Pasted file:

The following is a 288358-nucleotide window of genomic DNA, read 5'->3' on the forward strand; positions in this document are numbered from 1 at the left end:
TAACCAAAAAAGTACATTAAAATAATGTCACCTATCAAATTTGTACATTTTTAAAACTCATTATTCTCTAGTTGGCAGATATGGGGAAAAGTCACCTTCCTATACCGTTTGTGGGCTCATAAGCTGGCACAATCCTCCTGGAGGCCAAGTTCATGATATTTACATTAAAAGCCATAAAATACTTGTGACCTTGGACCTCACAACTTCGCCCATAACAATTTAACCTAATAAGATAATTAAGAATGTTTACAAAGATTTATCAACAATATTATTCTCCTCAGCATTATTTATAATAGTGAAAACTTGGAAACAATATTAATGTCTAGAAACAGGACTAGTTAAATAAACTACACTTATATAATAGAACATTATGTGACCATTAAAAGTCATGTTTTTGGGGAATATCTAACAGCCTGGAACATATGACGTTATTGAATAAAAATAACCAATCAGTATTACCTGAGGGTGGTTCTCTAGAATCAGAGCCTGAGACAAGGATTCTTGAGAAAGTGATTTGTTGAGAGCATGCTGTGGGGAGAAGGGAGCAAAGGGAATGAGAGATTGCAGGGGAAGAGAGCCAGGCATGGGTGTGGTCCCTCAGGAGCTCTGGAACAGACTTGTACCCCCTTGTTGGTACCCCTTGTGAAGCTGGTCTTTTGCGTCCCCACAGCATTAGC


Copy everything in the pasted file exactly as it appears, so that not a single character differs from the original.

The following is a 288358-nucleotide window of genomic DNA, read 5'->3' on the forward strand; positions in this document are numbered from 1 at the left end:
TAACCAAAAAAGTACATTAAAATAATGTCACCTATCAAATTTGTACATTTTTAAAACTCATTATTCTCTAGTTGGCAGATATGGGGAAAAGTCACCTTCCTATACCGTTTGTGGGCTCATAAGCTGGCACAATCCTCCTGGAGGCCAAGTTCATGATATTTACATTAAAAGCCATAAAATACTTGTGACCTTGGACCTCACAACTTCGCCCATAACAATTTAACCTAATAAGATAATTAAGAATGTTTACAAAGATTTATCAACAATATTATTCTCCTCAGCATTATTTATAATAGTGAAAACTTGGAAACAATATTAATGTCTAGAAACAGGACTAGTTAAATAAACTACACTTATATAATAGAACATTATGTGACCATTAAAAGTCATGTTTTTGGGGAATATCTAACAGCCTGGAACATATGACGTTATTGAATAAAAATAACCAATCAGTATTACCTGAGGGTGGTTCTCTAGAATCAGAGCCTGAGACAAGGATTCTTGAGAAAGTGATTTGTTGAGAGCATGCTGTGGGGAGAAGGGAGCAAAGGGAATGAGAGATTGCAGGGGAAGAGAGCCAGGCATGGGTGTGGTCCCTCAGGAGCTCTGGAACAGACTTGTACCCCCTTGTTGGTACCCCTTGTGAAGCTGGTCTTTTGCGTCCCCACAGCATTAGC